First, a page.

The flag collection at Settlers Rails and Trails. They received a $1,600 grant towards a new agricultural exhibit. (Katelyn Boulanger/Stonewall Argus and Teulon Times)
Argyle’s Settler’s Rails and Trails museum will be able to put together a new exhibit this year after receiving a Canada 150 grant May 29, which will allow them to tell the stories of the area’s local agricultural history.
“The Interlake Community Foundation let us know that they would be offering a Canada 150 grant that they would be giving out to worthy organizations within the area and so we applied. What we applied for was for an interactive exhibit for agriculture in the Brant-Argyle region,” president and executive director of Settler’s Rails and Trails Shayne Campbell said.
“We’ve done veterans already we’ve done flags, the school’s 100th anniversary, and the church so we thought we need to start focusing on the agriculture because it’s a very important industry in the area.”
The museum received $1,600 in grant funds which Campbell said will get them started on a small exhibit.
“(The exhibit) is going to have photographs and stories of different farms in the area. Of course our area has crops and livestock and a mix, so we want to make sure that we get everybody. We’re going to have some computer technology where people can access information and their stories (recounted by locals). (Residents) will also be able to view pictures and videos from the past,” Campbell said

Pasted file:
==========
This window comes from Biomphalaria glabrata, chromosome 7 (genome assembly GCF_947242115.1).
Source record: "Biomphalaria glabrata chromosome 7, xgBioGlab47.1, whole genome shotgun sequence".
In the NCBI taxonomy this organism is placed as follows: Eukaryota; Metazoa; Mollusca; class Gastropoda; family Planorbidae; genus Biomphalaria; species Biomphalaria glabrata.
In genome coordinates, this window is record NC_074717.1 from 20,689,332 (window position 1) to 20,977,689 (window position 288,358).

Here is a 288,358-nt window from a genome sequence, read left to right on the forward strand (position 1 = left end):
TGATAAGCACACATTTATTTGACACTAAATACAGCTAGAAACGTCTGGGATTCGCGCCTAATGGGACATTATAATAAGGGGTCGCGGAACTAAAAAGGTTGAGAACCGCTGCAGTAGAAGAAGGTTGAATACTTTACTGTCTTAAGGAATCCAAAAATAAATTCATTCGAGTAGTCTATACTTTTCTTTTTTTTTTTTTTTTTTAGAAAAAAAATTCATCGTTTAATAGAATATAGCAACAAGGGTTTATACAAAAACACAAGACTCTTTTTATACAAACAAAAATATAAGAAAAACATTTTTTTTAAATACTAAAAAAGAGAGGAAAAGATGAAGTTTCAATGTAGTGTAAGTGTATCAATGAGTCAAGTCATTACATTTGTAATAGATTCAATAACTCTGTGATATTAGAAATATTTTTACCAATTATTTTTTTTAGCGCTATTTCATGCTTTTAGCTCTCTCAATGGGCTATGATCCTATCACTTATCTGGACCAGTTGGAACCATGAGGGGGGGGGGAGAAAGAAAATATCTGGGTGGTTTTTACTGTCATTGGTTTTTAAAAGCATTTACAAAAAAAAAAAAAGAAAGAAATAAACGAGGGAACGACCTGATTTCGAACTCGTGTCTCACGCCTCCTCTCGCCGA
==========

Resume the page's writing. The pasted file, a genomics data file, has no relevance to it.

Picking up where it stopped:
There will also be a hands on portion of this exhibit which will allow museum visitors to actually feel the history they are learning about.
“Most museums don’t do (hands on) because most things need to be behind glass but we have special artifacts that will be on display and at our museum basically what we say is anything that you are able to touch you can,” Campbell explained.
This exhibit will tie very strongly to the community’s roots whose core industry began with farming.
“(The exhibit will try to convey) how important (agricualture) is for our local economy the majority of the people in the area were farmers and pretty much every family had some sort of farm even if they had other jobs, and of course as the number of farmers dwindle because they need more and more land and equipment that they are still needed to feed the world and that they are using our soil here in Argyle, Manitoba to do that,” Campbell noted.
The museum is hoping to have the exhibit ready to be unveiled for their fall supper.
“We thought what a great time to do that because people are thinking harvest and thinking about the fruits of their labour. It’s going to be a great time to start it and it will be a permanent exhibit at the museum,” Campbell said
The museum is hoping to speak with those who have knowledge of local history, photographs or stories that could be relevant to the exhibit. To contact Settler’s Rails and Trails email email@example.com.